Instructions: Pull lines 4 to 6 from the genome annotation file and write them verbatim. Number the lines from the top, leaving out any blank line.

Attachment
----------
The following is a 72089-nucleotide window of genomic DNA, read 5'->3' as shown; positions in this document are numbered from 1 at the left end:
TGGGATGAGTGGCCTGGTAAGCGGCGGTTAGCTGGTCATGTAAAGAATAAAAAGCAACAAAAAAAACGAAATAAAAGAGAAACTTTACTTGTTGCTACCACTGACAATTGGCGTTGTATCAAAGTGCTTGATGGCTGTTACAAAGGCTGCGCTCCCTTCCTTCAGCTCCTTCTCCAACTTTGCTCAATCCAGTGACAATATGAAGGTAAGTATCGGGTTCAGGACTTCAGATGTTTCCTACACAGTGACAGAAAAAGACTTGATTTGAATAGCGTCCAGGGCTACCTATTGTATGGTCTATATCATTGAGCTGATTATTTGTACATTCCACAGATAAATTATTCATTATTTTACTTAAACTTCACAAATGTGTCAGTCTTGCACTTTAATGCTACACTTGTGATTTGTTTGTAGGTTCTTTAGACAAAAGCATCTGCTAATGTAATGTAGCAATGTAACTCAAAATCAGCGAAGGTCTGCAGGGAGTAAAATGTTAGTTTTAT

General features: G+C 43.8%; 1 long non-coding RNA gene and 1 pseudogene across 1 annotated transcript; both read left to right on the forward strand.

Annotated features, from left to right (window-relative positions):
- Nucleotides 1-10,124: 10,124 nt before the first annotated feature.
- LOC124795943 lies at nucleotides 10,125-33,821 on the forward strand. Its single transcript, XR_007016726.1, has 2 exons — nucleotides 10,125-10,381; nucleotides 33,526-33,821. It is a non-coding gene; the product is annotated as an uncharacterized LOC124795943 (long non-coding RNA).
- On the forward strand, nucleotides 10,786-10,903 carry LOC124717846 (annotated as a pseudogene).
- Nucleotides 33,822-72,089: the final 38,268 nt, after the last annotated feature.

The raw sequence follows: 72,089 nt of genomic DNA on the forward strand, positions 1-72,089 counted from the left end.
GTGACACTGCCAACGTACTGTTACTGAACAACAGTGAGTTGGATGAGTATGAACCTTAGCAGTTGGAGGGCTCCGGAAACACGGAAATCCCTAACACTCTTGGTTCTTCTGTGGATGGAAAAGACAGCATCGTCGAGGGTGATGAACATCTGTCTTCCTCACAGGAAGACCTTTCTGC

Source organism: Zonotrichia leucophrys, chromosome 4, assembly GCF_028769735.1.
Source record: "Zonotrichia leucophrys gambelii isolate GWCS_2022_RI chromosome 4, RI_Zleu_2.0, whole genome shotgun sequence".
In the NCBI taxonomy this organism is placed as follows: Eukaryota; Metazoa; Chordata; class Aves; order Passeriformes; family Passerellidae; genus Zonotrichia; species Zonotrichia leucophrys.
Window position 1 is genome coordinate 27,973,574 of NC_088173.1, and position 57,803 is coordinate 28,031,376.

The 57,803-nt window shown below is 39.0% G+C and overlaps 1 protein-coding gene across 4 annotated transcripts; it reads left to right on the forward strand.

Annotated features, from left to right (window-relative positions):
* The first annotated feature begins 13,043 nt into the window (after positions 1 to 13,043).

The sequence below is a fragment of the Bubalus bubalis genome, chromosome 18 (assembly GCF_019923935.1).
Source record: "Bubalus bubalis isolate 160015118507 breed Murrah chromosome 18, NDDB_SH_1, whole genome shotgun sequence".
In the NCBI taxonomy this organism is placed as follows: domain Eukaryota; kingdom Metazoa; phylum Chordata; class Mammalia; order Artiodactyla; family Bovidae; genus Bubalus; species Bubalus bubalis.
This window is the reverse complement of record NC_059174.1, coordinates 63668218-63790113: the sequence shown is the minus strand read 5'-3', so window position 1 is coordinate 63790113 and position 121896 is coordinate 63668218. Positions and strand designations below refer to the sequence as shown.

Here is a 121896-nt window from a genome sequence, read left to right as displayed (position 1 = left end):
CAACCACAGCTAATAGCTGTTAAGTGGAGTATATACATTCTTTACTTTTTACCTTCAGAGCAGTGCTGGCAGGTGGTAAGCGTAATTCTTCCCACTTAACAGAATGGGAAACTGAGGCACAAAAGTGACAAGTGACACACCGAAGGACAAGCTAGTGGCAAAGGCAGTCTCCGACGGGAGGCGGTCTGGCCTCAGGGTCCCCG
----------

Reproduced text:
Annotated features, from left to right (window-relative positions):
- Nucleotides 1-10,124: 10,124 nt before the first annotated feature.
- LOC124795943 lies at nucleotides 10,125-33,821 on the forward strand. Its single transcript, XR_007016726.1, has 2 exons — nucleotides 10,125-10,381; nucleotides 33,526-33,821. It is a non-coding gene; the product is annotated as an uncharacterized LOC124795943 (long non-coding RNA).